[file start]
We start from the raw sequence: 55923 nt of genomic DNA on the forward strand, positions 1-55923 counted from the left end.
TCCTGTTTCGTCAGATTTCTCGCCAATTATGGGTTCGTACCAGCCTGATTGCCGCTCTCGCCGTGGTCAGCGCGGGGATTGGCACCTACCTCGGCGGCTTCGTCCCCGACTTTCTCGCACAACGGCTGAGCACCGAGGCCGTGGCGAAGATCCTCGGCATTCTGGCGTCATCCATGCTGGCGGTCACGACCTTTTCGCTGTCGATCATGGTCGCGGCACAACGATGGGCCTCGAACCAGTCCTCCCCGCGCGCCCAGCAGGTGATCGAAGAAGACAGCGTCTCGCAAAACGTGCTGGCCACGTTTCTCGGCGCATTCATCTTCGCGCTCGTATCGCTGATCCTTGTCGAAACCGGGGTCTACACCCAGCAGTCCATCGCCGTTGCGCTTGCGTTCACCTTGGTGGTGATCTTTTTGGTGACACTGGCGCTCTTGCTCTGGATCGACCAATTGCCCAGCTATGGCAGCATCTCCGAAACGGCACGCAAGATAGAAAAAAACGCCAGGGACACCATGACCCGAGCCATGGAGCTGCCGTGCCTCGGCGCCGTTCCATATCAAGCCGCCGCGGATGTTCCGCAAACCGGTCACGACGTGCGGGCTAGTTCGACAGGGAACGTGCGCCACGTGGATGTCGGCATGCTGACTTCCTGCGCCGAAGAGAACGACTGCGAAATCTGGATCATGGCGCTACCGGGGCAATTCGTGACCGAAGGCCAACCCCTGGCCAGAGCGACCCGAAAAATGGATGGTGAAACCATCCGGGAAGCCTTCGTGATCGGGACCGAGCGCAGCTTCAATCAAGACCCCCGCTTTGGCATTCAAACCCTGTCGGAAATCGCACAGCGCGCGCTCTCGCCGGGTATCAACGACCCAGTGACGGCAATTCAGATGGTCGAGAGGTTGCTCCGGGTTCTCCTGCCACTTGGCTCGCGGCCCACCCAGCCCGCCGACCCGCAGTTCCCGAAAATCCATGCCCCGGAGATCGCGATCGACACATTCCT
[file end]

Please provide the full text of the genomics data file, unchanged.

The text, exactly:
We start from the raw sequence: 55923 nt of genomic DNA on the forward strand, positions 1-55923 counted from the left end.
TCCTGTTTCGTCAGATTTCTCGCCAATTATGGGTTCGTACCAGCCTGATTGCCGCTCTCGCCGTGGTCAGCGCGGGGATTGGCACCTACCTCGGCGGCTTCGTCCCCGACTTTCTCGCACAACGGCTGAGCACCGAGGCCGTGGCGAAGATCCTCGGCATTCTGGCGTCATCCATGCTGGCGGTCACGACCTTTTCGCTGTCGATCATGGTCGCGGCACAACGATGGGCCTCGAACCAGTCCTCCCCGCGCGCCCAGCAGGTGATCGAAGAAGACAGCGTCTCGCAAAACGTGCTGGCCACGTTTCTCGGCGCATTCATCTTCGCGCTCGTATCGCTGATCCTTGTCGAAACCGGGGTCTACACCCAGCAGTCCATCGCCGTTGCGCTTGCGTTCACCTTGGTGGTGATCTTTTTGGTGACACTGGCGCTCTTGCTCTGGATCGACCAATTGCCCAGCTATGGCAGCATCTCCGAAACGGCACGCAAGATAGAAAAAAACGCCAGGGACACCATGACCCGAGCCATGGAGCTGCCGTGCCTCGGCGCCGTTCCATATCAAGCCGCCGCGGATGTTCCGCAAACCGGTCACGACGTGCGGGCTAGTTCGACAGGGAACGTGCGCCACGTGGATGTCGGCATGCTGACTTCCTGCGCCGAAGAGAACGACTGCGAAATCTGGATCATGGCGCTACCGGGGCAATTCGTGACCGAAGGCCAACCCCTGGCCAGAGCGACCCGAAAAATGGATGGTGAAACCATCCGGGAAGCCTTCGTGATCGGGACCGAGCGCAGCTTCAATCAAGACCCCCGCTTTGGCATTCAAACCCTGTCGGAAATCGCACAGCGCGCGCTCTCGCCGGGTATCAACGACCCAGTGACGGCAATTCAGATGGTCGAGAGGTTGCTCCGGGTTCTCCTGCCACTTGGCTCGCGGCCCACCCAGCCCGCCGACCCGCAGTTCCCGAAAATCCATGCCCCGGAGATCGCGATCGACACATTCCT